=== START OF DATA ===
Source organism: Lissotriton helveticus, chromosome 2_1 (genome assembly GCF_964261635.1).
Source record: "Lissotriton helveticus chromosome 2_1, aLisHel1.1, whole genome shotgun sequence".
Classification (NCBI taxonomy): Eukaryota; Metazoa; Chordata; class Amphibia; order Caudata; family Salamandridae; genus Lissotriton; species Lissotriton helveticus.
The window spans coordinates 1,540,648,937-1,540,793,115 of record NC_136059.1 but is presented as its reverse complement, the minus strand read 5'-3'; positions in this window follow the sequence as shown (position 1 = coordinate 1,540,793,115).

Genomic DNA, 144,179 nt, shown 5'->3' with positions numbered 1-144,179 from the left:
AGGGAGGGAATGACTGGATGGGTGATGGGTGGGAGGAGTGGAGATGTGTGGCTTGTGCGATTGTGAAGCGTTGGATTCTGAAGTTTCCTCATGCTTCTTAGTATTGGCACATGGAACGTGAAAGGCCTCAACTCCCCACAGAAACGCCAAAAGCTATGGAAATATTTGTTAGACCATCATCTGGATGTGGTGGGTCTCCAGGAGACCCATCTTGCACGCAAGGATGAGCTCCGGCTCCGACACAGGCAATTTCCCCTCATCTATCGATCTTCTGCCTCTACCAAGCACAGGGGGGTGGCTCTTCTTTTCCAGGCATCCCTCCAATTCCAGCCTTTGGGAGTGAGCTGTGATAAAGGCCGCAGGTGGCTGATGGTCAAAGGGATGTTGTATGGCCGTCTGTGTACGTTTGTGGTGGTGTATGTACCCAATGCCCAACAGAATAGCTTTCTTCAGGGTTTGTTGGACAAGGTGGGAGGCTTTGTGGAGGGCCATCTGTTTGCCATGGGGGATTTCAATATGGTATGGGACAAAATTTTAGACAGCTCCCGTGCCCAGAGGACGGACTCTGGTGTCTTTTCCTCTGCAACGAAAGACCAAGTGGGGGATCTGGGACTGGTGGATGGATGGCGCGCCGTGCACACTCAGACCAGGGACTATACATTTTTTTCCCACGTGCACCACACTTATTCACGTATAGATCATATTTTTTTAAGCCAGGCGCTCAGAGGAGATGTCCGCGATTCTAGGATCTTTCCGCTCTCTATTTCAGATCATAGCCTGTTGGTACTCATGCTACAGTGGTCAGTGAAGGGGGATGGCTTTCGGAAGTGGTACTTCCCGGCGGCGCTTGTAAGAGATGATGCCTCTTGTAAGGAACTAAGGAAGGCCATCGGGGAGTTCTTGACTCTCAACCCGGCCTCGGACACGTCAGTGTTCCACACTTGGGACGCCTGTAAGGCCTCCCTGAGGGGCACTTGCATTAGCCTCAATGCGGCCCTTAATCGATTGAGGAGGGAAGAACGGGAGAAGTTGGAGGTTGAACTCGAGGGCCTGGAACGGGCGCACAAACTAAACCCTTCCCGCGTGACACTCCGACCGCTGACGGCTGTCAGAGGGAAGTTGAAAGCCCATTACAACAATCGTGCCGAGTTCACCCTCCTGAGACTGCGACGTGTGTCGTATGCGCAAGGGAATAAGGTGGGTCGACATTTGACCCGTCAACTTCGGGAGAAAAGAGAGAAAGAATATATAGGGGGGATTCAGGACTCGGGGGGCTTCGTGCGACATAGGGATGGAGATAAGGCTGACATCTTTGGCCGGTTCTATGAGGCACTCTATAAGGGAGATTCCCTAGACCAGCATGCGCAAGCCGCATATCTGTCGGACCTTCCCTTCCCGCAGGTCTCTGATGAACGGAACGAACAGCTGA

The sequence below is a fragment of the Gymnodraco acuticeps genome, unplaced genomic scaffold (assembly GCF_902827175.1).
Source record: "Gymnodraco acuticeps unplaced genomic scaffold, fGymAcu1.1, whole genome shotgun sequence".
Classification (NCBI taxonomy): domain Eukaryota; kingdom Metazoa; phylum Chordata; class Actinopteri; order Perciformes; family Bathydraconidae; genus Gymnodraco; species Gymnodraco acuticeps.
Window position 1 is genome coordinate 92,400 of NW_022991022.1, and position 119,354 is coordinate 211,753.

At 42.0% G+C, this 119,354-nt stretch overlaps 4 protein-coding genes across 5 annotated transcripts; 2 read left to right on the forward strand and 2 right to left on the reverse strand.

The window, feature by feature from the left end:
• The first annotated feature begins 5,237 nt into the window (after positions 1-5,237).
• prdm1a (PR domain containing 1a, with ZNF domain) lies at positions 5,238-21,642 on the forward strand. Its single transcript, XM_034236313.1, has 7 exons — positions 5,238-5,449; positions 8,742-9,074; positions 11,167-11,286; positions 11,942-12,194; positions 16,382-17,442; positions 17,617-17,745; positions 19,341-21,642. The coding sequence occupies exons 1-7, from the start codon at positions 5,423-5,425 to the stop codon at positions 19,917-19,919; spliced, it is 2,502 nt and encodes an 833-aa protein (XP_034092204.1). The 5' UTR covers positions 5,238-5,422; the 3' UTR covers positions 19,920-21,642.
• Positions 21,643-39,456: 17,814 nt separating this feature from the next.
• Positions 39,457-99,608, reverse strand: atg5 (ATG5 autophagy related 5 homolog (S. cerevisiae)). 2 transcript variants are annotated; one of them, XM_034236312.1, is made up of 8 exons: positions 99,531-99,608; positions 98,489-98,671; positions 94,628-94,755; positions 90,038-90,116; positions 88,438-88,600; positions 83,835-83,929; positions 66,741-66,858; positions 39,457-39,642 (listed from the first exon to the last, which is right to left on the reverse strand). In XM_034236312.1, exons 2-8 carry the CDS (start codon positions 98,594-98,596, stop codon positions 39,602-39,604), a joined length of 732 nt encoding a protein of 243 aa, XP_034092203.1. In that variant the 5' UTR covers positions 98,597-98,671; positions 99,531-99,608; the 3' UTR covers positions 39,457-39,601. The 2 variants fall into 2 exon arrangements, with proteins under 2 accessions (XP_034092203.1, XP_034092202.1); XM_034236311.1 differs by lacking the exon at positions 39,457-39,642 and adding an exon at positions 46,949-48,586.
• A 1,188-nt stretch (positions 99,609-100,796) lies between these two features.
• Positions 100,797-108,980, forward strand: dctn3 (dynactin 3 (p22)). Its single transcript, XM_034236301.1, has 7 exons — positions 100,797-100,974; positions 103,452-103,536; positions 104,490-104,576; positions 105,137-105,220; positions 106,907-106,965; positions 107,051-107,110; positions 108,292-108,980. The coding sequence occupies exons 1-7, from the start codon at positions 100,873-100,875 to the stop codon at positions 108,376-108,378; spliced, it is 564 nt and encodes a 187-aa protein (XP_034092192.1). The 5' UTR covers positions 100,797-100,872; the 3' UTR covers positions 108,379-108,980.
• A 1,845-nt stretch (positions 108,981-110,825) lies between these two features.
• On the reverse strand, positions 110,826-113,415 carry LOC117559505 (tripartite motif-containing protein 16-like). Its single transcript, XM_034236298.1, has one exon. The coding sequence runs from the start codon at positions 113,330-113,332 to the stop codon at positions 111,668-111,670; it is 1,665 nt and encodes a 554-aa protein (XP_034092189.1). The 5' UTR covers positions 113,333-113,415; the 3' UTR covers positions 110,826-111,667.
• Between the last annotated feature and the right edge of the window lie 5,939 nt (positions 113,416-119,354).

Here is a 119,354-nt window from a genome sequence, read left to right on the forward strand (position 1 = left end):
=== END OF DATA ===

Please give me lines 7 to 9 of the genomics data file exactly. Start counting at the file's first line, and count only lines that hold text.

The sequence below is a fragment of the Gymnodraco acuticeps genome, unplaced genomic scaffold (assembly GCF_902827175.1).
Source record: "Gymnodraco acuticeps unplaced genomic scaffold, fGymAcu1.1, whole genome shotgun sequence".
Classification (NCBI taxonomy): domain Eukaryota; kingdom Metazoa; phylum Chordata; class Actinopteri; order Perciformes; family Bathydraconidae; genus Gymnodraco; species Gymnodraco acuticeps.